FORUM ADDRESSES WAYS TO SPOT POSSIBLE VIOLENCE AMONG KIDS.
In the first of three post-Littleton, Colo., public forums, school and sheriff's officials told parents what signs can provide advance warning that a teen may be troubled and potentially violent.
Displaying cruelty to animals; preferring violent television shows, movies or music expressing violence; drug or alcohol abuse; depression or severe mood swings; and a history of truancy, suspensions or expulsions all can be warning signs, sheriff's Deputy Jeff Adams said.
Adams, who works in the Sheriff's Department's Lancaster crime prevention office, told his audience Tuesday night at Lancaster High School that it is important for teen-agers to get support from family and school.
Adams also said that students play an important role in coming forward and letting school administrators know about potential violence.
``We want to encourage kids to come forward,'' Adams said. ``It's really in their best benefit to do so.''
A second forum will be held at 7:30 tonight at Highland High School, 39055 25th St. W., Palmdale. The final forum will be 7:30 p.m. Tuesday at Littlerock High School, 10866 E. Ave. R, Littlerock. The forums were organized in the wake of last month's shootings at Columbine High School in Littleton, Colo.
``We really believe that this is an important aspect of providing the community with assurance that our schools are safe, and we're doing all the things necessary to keep our schools safe,'' said Antelope Valley Union High School District Superintendent Robert Girolamo. ``We believe very strongly that we've got a safe environment here. We need to bring it forward and let parents, teachers and people know that what we do in terms of this is serious, and we take action accordingly.''
Girolamo said that there are plans to hold similar forums at least twice a year on each campus.
``We want to keep this on the front burner so we don't lose sight of this and become complacent,'' he said.
Girolamo said he hopes to meet with other school superintendents in the Antelope Valley to organize similar forums at other schools.
People in the audience agreed that providing information to parents should be a continuing process.
``I think this was extremely important, and it should be carried out on an ongoing basis,'' said Abdul Majeed Askia, who works with youths throughout the valley. ``There's no one particular approach that will resolve the problems that we are confronted with. So when we look at it (a problem) from all these different angles it's the full picture. It will certainly serve in resolving what we are confronted with.''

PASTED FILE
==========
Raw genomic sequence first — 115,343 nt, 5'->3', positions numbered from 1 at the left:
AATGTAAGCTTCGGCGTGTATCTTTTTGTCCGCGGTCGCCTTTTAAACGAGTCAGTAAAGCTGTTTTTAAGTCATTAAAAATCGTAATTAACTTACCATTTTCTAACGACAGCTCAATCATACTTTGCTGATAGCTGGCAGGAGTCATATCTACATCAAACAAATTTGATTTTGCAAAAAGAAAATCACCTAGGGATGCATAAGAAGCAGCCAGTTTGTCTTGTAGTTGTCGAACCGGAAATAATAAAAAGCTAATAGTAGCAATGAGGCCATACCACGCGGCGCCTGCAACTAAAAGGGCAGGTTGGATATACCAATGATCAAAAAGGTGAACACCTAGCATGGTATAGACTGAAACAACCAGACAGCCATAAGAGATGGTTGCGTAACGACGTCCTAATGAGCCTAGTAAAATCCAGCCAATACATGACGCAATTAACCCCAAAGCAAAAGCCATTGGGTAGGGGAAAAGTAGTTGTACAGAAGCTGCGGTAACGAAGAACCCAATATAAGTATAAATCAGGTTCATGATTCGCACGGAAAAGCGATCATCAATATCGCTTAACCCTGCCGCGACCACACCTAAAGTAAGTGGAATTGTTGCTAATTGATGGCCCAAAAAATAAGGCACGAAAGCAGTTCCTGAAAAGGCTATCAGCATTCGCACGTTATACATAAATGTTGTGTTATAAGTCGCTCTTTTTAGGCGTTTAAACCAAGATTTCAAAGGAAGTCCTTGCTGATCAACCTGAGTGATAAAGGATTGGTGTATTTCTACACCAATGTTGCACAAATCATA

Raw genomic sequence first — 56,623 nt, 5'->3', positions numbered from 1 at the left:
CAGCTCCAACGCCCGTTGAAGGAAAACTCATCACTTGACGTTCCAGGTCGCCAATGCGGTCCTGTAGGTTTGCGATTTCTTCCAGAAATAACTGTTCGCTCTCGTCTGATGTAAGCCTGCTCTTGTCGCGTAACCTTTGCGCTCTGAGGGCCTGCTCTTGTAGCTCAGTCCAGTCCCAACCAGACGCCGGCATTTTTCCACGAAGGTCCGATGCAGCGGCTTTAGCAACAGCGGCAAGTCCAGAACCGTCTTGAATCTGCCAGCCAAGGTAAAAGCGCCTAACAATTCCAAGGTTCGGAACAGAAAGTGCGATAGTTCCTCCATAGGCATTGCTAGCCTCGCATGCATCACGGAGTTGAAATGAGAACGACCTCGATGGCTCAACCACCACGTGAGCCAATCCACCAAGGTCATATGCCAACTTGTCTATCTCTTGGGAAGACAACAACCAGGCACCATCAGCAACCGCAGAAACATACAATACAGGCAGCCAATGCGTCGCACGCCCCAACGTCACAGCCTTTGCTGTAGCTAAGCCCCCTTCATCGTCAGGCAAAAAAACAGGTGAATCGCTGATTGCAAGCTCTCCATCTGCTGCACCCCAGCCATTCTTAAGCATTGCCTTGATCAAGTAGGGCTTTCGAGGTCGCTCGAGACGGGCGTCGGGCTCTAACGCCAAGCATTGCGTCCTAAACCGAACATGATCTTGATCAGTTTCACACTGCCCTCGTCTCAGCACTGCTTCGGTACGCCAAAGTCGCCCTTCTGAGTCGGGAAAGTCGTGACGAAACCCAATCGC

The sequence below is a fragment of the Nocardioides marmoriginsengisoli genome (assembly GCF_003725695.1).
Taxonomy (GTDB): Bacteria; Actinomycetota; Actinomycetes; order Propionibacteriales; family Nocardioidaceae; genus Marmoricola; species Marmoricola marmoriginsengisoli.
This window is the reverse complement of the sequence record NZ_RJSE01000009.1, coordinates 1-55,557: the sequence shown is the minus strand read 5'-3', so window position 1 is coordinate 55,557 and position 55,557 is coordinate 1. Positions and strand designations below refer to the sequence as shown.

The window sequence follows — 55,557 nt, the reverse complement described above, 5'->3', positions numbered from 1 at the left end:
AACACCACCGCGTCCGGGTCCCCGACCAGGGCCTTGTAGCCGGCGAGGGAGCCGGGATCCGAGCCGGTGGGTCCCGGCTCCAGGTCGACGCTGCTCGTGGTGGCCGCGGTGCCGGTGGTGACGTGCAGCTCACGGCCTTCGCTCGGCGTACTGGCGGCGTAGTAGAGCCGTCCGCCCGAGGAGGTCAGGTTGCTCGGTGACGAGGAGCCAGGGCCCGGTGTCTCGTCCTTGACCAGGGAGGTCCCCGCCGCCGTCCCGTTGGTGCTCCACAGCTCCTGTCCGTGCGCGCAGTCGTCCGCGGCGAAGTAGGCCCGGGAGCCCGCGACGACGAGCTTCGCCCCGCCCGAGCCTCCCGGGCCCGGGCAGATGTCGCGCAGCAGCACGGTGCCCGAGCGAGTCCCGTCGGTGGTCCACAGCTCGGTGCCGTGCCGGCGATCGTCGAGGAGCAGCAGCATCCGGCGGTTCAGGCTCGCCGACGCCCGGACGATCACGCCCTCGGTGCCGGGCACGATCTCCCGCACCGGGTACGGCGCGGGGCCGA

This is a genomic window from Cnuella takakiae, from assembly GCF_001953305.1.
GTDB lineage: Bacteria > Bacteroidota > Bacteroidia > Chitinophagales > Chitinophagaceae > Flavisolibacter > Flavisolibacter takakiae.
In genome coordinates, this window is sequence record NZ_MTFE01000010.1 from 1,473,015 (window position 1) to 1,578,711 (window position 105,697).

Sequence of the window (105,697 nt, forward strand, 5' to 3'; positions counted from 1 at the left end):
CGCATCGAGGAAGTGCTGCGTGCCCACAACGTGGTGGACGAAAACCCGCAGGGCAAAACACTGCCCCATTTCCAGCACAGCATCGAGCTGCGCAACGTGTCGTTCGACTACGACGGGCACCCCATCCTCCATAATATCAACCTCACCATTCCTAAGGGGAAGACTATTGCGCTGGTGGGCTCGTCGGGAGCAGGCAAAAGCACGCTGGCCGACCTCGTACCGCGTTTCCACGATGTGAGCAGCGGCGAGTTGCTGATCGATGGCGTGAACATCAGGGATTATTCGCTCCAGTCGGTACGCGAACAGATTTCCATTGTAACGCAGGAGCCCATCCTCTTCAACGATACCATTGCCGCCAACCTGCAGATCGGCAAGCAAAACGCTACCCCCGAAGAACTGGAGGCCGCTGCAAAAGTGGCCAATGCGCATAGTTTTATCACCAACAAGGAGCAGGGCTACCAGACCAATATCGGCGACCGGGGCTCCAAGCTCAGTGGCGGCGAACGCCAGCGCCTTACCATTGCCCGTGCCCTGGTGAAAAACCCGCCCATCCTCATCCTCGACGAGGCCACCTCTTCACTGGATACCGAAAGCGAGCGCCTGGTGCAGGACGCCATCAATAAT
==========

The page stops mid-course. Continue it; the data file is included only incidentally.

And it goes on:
WARNING SIGNS IN YOUTH
History of tantrums and uncontrollable outbursts
Characteristically resorts to abusive language
Habitually makes violent threats when angry
Previously brought a weapon to school
Background of serious disciplinary problems
History of drug or alcohol abuse
On the fringe of his or her peer group with few or no close friends
Obsessed with weapons or explosive/destructive devices
History of truancy, suspensions or expulsions
Displays cruelty to animals
Little or no supervision or support from responsible adult
Abused or witnessed abuse in the home
Bullied or bullies peers or younger children
Blames others for problems
Prefers television, movies or songs that express violence
Prefers reading materials expressing violent themes
Reflects anger, frustration and the dark side of life in writing
Involved in a gang or antisocial behavior
Often depressed or has severe mood swings
Threatens or attempts suicide
Take an active role in your child's school
Act as a role model; set the example
Listen and talk with your child regularly, realizing the realities of ``their world''
Prevent unsupervised access to firearms in your home
Set clear limits on behavior
Communicate clearly on violence, emphasizing nonviolent problem-solving techniques
Help your child learn how to examine and find solutions to problems
Discourage name-calling and hateful behavior
Insist on knowing your child's friends
Work with other parents to develop standards regarding school related events and the appropriate adult supervision
Make it clear you support school policies and discuss your support with your child
Source: Lancaster sheriff's station
BOX: (1) PARENT/FAMILY SUPPORT
(2) WARNING SIGN IN YOUTH
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|Publication:||Daily News (Los Angeles, CA)|
|Date:||May 13, 1999|
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